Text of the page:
- You for not constantly being on your guard to make up for the fact that an email link can allow remote software to be installed.
- The ‘bad guys’ who send out these emails and take advantage of the security holes in Microsoft software
- The email provider for not filtering out the ‘bad guy’s’ emails.
Apple surprised everyone recently by announcing Safari 4.0. It’s released as a beta, put don’t let that put you off, it’s every bit as stable as the previous version.
Opinion is divided on some of the new features, with some people hating the fact that the tabs have moved to the top (as Chrome), the ‘Top Sites’ feature not being particularly useful, and the intrusion of ‘Cover Flow’ into bookmark & history browsing.
Other people love these features, but I think it’s a mixed bag. The feature that wowed me first was the ‘Top Sites’ feature, however this enthusiasm has faded as I realised I cannot seem to find it useful. Time will tell.
The feature that I hated at first was the ‘Cover Flow’ intrusion. I don’t like Cover Flow, I don’t use it in the OS, or iTunes, however it seemed to make more sense in Safari, because it’s better than what it replaces, and I’m warming to it.
The traditional way, by earching your history by looking at hundreds of similar named bits of text, is not user-friendly at all, however quickly skimming through thumbnails of those pages is much more intuitive.
Thurrott is having a bad time in finding anything to like in Safari 4 beta. This isn’t surprising, but he seems to blow lukewarm to cold on Apple, depending on whether he needs to up his site visits. I’m purposefully not linking to his article.
Everyone seems not to mention the speed. The stats seem incredible, and although they seem to be true and not exaggerated, (they have been independently tested and confirmed), the average surfer won’t see much difference.
The question for me remains, is why are Apple introducing more (albeit useful) eye-candy into Safari? It’s a browser, and shouldn’t it be lean, fast & mean?
It comes down to pushing the hardware. I do most of my personal surfing on a little iBook G4 and it’s beginning to show the strain. Apple need to keep selling their hardware, so they keep pushing the specs, to make you upgrade.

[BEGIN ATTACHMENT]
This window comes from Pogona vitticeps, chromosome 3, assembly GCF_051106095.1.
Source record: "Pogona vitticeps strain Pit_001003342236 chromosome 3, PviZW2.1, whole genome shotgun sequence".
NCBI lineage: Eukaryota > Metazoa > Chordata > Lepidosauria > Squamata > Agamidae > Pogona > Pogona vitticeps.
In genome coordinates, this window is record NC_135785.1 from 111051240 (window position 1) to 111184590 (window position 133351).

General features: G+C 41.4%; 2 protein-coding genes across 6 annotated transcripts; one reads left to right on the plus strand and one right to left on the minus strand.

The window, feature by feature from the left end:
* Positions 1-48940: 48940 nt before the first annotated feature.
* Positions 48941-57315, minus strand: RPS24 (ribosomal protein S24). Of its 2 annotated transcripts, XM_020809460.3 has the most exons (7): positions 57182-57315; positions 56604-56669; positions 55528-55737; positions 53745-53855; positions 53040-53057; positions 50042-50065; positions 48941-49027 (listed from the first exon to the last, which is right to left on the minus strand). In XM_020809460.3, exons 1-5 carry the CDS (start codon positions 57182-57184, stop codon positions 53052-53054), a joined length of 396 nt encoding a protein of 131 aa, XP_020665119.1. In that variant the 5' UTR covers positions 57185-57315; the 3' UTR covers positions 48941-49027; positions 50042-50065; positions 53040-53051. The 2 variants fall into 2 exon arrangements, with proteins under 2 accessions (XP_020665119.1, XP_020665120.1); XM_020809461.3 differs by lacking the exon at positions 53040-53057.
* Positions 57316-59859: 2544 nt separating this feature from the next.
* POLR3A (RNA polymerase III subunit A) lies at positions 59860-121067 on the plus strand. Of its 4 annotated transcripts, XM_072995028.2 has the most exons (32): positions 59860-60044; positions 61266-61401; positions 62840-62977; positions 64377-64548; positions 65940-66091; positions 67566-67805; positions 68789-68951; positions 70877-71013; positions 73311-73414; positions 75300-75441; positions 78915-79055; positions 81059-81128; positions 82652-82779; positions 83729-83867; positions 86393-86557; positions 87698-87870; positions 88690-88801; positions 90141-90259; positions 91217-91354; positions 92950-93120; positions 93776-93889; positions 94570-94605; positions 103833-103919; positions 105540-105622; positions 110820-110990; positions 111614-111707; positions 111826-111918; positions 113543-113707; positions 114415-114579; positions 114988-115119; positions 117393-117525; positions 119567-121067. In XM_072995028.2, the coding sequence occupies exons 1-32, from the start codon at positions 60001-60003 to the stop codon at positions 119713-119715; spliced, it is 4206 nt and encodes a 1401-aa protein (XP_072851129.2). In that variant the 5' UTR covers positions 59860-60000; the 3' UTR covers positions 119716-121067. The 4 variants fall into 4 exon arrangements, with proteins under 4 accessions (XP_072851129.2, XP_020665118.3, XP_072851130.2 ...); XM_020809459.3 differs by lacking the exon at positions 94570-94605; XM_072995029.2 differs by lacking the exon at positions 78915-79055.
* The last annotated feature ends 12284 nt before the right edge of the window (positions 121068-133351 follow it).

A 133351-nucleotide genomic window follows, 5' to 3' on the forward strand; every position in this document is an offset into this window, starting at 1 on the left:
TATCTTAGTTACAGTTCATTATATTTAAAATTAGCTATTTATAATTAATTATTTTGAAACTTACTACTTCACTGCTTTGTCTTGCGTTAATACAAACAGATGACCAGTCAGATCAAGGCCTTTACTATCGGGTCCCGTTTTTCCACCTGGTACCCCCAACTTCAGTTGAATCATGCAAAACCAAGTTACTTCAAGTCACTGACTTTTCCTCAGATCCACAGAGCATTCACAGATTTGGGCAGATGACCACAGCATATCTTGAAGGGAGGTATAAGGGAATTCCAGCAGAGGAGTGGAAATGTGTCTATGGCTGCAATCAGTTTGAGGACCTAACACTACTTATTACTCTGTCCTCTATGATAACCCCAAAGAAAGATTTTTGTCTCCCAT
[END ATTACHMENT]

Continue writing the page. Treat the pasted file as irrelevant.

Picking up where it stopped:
I’ve held off, because, like most I can’t afford to upgrade my hardware every time Apple releases new Mac’s.
I put it off for as long as possible, and I’m planning to purchase a MacBook when Snow Leopard is released.
It seems that Apple are heading towards Snow Leopard as the pinnacle of what they can achieve, after they threw away OS9 all those years ago.
Snow Leopard seems to be everything that Steve Jobs has been aiming for – a lean, mean OS, with no legacy code. A good foundation to build upon.
I predict that after Snow Leopard has been released, together with the hardware that’s designed to take full advantage of it, Steve Jobs will announce his retirement, with the knowledge that his job is done.
However it will be sad when SJ retires. To most new Mac users he has significant, but not irreplaceable influence.
When he does go, I’m sure that Apple will carry on, and be better off in the long run, but the Apple that I have grown up with (since System 6) – my Apple – will never be the same again.
Safari is all part of this, and it’s apparent that Apple are slowly putting the pieces together to make the Mac best tech-experience, bar none.
Recently a direct mail flyer from Staples dropped through my letterbox. Now usually, these kind of things end up in the bin after a brief flick through, but something this time caught my eye.
As part of my job I produce a large amount of direct mail, so I always feel obliged to flick through any direct mail I receive because I understand how much hard work goes into creating these things. Not just in terms of design, but the logistics of making sure that stock is available roughly when the direct mail is likely to hit a doorstep is an art in itself.
Anyway, the thing that caught my eye in this instance was an all-in-one printer from HP. I don’t remember the model, however it was for sale for the very reasonable price of £49.99.
That seemed a great price to me, so I did a little research on the model, to find out what kind of compatibility it had with the Mac. After a little searching on-line I regrettably found out that it was a dog. HP’s driver’s were either flaky or non existent, and the printer itself wasn’t particularly good quality.
However, upon looking around I realised what good value all-in-one printers were, so I convinced myself I needed one (I don’t have a printer at home, I usually do any personal printing at work), and looked around for a decently priced printer with good Mac support.